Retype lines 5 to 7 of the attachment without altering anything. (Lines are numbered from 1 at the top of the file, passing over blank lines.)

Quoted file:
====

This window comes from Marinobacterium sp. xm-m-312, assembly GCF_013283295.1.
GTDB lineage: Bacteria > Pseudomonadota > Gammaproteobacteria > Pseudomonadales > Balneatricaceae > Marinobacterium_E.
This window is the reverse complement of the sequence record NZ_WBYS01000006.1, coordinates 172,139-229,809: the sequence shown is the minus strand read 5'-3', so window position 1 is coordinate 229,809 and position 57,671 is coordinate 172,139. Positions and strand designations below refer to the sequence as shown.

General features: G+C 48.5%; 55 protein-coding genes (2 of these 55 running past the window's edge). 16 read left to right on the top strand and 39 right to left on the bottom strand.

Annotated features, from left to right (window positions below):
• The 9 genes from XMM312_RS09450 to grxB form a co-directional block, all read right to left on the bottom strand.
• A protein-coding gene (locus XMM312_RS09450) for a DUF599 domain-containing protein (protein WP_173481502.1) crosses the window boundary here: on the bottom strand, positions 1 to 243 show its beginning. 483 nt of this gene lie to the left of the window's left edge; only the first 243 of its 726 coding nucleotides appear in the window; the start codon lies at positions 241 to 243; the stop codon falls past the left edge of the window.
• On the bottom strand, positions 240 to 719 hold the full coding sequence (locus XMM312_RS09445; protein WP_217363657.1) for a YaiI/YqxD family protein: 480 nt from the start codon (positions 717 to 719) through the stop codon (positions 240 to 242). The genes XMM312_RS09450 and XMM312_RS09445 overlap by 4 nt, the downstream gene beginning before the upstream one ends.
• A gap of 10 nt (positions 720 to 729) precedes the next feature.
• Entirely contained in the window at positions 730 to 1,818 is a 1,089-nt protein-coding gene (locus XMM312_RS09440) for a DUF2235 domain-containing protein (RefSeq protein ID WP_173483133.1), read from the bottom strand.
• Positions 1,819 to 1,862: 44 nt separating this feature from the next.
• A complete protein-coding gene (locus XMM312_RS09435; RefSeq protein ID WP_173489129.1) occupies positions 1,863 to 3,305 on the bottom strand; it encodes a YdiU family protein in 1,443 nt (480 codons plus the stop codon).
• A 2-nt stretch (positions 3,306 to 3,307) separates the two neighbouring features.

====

Annotated features, from left to right (window positions below):
• The 9 genes from XMM312_RS09450 to grxB form a co-directional block, all read right to left on the bottom strand.
• A protein-coding gene (locus XMM312_RS09450) for a DUF599 domain-containing protein (protein WP_173481502.1) crosses the window boundary here: on the bottom strand, positions 1 to 243 show its beginning. 483 nt of this gene lie to the left of the window's left edge; only the first 243 of its 726 coding nucleotides appear in the window; the start codon lies at positions 241 to 243; the stop codon falls past the left edge of the window.